OOXML Hacking: Linked Excel Charts

Time marches on and this post is obsolete. Please check out XML Hacking: Fix Broken PowerPoint Links for more current information on this topic.

OS X versions of Microsoft Office have always been the poor step-children in the Microsoft family. Always missing important features found only in the Windows alternatives. One of these obvious disparities has been in the area of linked Excel charts. In Windows, Microsoft uses their OLE technology to allow, for instance, an Excel workbook to be linked to a PowerPoint presentation.

The Excel workbook can still be edited independently. The charts can be revised based on new data, and when the presentation is opened, the updated information will be displayed. This is a powerful tool in many situations where information is changing rapidly and the presentation must stay current. This approach also leverages the inheritance of data. This allows users to have only one data source that drives updates in many different places.

Of course, OLE being a proprietary Microsoft technology, it has almost no support on other operating systems. The only way it appears in OS X is if an individual software vendor creates an instance that works with their code. Office for Mac has had its own tiny version of OLE that allows some, but not all the features found in Windows. You could only insert Office objects (forget about PDFs) and you couldn't link, only embed.

Until now. With the release of Office 2016 for Mac, the tiniest crack of linkability has finally opened. Try these steps: Open Excel 2016 for Mac and create a chart. Select that chart and copy it. Open a presentation in PowerPoint and click on the down-pointing arrowhead beside the Paste button. Now your options include all of the following:

  • Use Destination Theme & Embed Workbook
  • Keep Source Formatting & Embed Workbook
  • Use Destination Theme & Link Data
  • Keep Source Formatting & Link Data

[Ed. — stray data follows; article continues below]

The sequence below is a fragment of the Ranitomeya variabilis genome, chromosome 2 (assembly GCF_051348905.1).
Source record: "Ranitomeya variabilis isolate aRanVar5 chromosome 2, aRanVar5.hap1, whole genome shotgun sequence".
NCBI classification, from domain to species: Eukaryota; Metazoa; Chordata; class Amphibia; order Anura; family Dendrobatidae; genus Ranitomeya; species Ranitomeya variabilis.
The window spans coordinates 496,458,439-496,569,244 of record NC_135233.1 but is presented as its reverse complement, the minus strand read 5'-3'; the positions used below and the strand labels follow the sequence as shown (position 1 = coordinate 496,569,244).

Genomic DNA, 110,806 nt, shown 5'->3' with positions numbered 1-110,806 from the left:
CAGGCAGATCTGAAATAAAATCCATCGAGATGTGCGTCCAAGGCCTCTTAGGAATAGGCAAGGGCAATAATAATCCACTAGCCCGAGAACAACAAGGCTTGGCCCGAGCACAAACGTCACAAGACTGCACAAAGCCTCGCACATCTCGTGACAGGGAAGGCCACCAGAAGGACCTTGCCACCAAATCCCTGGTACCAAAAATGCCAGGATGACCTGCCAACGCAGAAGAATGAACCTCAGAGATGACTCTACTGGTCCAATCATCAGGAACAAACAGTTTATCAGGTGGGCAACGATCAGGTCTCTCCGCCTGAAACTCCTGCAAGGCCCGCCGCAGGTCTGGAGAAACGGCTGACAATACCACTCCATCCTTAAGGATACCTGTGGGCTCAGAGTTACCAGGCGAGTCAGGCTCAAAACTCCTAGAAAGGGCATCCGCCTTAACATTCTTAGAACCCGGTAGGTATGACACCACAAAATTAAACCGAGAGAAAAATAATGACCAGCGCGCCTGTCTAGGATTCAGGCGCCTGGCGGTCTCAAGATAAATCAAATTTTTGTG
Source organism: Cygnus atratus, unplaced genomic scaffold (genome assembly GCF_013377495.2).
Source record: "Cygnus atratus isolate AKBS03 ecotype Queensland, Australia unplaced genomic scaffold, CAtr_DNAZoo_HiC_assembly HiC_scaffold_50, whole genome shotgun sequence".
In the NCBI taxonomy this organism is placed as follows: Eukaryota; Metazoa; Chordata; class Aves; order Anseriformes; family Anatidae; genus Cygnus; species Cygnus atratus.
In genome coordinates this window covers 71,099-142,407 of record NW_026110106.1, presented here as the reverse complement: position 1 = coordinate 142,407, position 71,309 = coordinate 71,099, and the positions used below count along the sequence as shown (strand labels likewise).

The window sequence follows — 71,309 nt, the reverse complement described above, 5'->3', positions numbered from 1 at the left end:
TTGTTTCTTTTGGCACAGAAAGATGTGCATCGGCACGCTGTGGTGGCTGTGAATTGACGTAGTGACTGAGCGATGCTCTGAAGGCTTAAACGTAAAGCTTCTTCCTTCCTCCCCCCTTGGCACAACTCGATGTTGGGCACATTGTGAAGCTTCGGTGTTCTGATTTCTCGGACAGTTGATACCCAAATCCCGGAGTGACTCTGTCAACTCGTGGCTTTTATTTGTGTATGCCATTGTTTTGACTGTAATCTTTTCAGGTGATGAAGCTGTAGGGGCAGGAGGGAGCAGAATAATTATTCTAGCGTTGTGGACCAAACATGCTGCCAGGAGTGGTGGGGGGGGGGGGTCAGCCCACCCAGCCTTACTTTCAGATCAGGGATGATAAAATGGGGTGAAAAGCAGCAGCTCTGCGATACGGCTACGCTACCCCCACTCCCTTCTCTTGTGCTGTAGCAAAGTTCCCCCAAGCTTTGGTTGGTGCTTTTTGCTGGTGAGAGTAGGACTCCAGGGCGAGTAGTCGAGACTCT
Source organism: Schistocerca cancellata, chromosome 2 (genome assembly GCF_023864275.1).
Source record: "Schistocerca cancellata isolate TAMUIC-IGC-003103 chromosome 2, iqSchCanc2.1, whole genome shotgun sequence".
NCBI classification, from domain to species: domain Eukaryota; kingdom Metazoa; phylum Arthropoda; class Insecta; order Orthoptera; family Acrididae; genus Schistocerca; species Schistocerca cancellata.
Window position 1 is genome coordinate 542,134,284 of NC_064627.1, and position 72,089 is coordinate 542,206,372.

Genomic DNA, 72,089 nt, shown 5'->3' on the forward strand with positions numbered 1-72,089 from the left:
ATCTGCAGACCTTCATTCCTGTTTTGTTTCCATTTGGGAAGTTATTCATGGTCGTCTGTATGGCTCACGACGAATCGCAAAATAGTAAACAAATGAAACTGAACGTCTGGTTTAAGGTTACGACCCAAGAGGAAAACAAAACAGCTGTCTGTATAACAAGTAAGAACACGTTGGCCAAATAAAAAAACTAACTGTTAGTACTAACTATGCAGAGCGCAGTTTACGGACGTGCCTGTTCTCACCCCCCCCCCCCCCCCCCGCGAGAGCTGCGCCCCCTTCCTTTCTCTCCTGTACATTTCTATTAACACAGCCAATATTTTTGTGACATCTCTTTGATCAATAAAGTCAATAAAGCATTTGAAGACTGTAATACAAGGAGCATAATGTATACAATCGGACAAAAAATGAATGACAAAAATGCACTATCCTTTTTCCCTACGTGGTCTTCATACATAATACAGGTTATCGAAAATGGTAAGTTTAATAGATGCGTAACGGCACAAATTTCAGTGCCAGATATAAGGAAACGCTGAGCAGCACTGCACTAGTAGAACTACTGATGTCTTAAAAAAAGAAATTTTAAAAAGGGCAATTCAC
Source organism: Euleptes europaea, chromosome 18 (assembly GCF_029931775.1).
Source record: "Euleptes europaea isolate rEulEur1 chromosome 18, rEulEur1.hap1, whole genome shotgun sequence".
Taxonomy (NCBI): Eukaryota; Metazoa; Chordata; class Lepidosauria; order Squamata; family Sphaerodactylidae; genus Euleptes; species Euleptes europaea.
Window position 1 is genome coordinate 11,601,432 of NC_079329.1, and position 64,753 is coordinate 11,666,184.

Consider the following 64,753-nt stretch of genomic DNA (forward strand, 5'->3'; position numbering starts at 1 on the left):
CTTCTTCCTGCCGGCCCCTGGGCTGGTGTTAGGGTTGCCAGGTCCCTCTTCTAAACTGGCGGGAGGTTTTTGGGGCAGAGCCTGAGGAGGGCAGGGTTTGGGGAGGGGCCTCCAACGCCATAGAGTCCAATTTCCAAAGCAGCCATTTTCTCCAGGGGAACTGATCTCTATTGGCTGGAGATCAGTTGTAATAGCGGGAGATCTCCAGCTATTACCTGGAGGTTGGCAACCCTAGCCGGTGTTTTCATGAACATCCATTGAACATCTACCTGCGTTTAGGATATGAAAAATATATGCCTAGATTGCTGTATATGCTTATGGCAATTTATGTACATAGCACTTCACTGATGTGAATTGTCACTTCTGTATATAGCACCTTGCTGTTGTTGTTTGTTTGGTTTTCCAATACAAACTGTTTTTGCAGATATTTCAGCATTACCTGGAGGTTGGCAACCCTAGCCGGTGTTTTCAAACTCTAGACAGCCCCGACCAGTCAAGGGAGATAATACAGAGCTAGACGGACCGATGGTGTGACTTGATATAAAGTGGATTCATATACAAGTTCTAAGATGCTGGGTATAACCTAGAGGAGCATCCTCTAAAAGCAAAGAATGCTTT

• Paste as Picture

Options 1, 2 and 5 have always been available. The news is with 3 and 4, where linked data for charts becomes a new possibility. But along with this fresh opportunity comes a problem that hasn't been addressed by Microsoft. It's very nice to link charts, but the Microsoft default is always to hard code the link path. This means that moving the presentation and Excel source to a different computer destroys the links. The charts are no longer editable, because the link path has changed.

Remember the poor step-child analogy? Here it is again: Windows versions of PowerPoint allow you to edit the links in the program so you can fix the path problem. But no such facility exists on the Mac. To update those linked Excel charts, you need to ... hack the XML!

If you're new to XML hacking, please read my introduction to the subject. Since this topic is specific to OS X, it's also vital to read XML Hacking: Editing in OS X as well. I assume that you have figured out the correct path to the Excel file on the computer where the presentation has been moved.

Updating linked Excel Charts with XML Editing

After unzipping the presentation, you're going to look inside the folders for ppt/charts/rels. Office XML files are full of rels folders that contain the relationships between the components of the document. Each chart in the presentation consists of a file i.e. chart1.xml with a corresponding chart1.xml.rels inside the rels folder. The number in the chart name increments for each additional chart linked.

The contents of chart1.xml.rels looks like this:

<?xml version="1.0" encoding="utf-8" standalone="yes"?>
<Relationships xmlns="http://schemas.openxmlformats.org/package/2006/relationships">
  <Relationship Id="rId1" Type="http://schemas.microsoft.com/office/2011/relationships/chartStyle" Target="style1.xml" />
  <Relationship Id="rId2" Type="http://schemas.microsoft.com/office/2011/relationships/chartColorStyle" Target="colors1.xml" />
  <Relationship Id="rId3" Type="http://schemas.openxmlformats.org/officeDocument/2006/relationships/oleObject" Target="file://localhost/Users/server/Documents/Dockets/Test/Excel/LinkTest.xlsx" TargetMode="External" />

The lines of code are long, please scroll to see where I've bolded the path and file name, this is the section you have to modify to update the linked Excel chart.

Just as a comparison, here's the analogous information from a PowerPoint 2010 file. In this case, there is not a chart folder containing chart.xml files. Instead, the charts are part of the slide files and are found in slide1.xml. The rels file is slide1.xml.rels and it looks like this:

<?xml version="1.0" encoding="UTF-8" standalone="yes"?>
<Relationships xmlns="http://schemas.openxmlformats.org/package/2006/relationships">
	<Relationship Id="rId3" Type="http://schemas.openxmlformats.org/officeDocument/2006/relationships/oleObject" Target="file:///I:\Dockets\Test\Excel\ExcelLink2010.xlsx!Sheet1!%5bExcelLink2010.xlsx%5dSheet1%20Chart%201" TargetMode="External"/>
	<Relationship Id="rId2" Type="http://schemas.openxmlformats.org/officeDocument/2006/relationships/slideLayout" Target="../slideLayouts/slideLayout7.xml"/>